The State Intelligence Agency (SIA) (Bulgarian: Държавна агенция "Разузнаване", romanizedDarzhavna agentsiya "Razuznavane") is a Bulgarian foreign intelligence service, which obtains, processes, analyzes and provides the state leadership with intelligence, assessments, analyses and prognoses, related to the national security, interests and priorities of the Republic of Bulgaria.[1]

Seal of The State Intelligence Agency
Seal of The State Intelligence Agency

History

The history of intelligence agencies in Bulgaria can date back to 1925 when the Law on Administration & Police (Закона за администрацията и полицията, Zakona za administratsiyata i politsiyata) & the Police Directorate of the State Security Department set up a Foreign Policy Service (външнополитическа служба, vŭnshnopoliticheska sluzhba). Foreign Policy Intelligence existed as from 1925-1990 as part of the Police Directorate (Дирекция на полицията) which existed from 1925-1944.[2]

In the wake of post-communist era the foreign/external intelligence activities, formerly carried out by the First Main Directorate of the Committee for State Security, were separated and consolidated in the National Intelligence Service. Reforms in the security sector in Bulgaria began as early as 1991; the period was characterized by the deep mistrust of the successors of the Communist-era services and by dismissal of several experienced officials on political grounds.[3] The passage from the Party-Interior-Defence architecture to the President-Prime Minister model led to a downgrading of efficiency. The National Intelligence Service was subordinated to the President:[4]

The Kosovo War was a milestone and a turning point for the Bulgarian foreign policy and for the intelligence community because of the great amount of practical co-operation with the major NATO countries and an unusual amount of information and intelligence sharing, although no formal contact was established. Alongside military and financial intelligence reform, a Security Council, subordinated to the Prime Minister, was created with the aim of coordinating the efforts of the whole of the intelligence community.[4] On October 1, 2015 National Intelligence Service was transformed into State Intelligence Agency with the State Intelligence Agency Act, passed by the XLIII National Assembly.[5]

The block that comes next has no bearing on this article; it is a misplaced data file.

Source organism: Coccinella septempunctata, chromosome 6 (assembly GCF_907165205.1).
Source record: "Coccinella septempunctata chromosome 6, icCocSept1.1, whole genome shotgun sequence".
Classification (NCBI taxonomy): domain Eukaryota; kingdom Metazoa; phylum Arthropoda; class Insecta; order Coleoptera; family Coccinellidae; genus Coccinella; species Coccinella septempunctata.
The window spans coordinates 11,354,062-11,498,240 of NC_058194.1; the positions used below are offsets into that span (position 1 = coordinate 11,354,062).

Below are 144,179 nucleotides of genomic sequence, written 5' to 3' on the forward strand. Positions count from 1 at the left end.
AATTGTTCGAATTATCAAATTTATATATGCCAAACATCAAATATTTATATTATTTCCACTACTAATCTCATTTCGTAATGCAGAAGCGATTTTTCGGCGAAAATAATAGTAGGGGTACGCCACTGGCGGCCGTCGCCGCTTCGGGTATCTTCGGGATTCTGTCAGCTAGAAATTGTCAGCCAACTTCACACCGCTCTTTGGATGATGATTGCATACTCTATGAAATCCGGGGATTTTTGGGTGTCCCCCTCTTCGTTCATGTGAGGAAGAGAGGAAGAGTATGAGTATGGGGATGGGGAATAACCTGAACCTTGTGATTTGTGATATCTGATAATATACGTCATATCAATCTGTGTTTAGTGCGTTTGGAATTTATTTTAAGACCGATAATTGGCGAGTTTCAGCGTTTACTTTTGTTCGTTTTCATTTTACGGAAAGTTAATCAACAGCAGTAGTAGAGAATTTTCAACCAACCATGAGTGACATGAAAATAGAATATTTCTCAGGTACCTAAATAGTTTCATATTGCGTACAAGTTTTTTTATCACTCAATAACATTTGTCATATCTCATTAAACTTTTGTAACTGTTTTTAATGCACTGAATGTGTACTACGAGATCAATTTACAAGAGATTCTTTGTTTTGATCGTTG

Mission

The State Intelligence Agency (SIA) is a security service, which obtains, processes, analyzes and provides the state leadership with intelligence, assessments, analyses and prognoses, related to the national security, interests and priorities of the Republic of Bulgaria. SIA is part of the intelligence community, defined in the National Security Strategy as a system of state bodies that provide information and analysis, assess the risks and threats to the national security, and plan and implement due countermeasures.

The Agency also takes part in the activities of the intelligence communities of the European Union (EU) and the North-Atlantic Treaty Organization (NATO).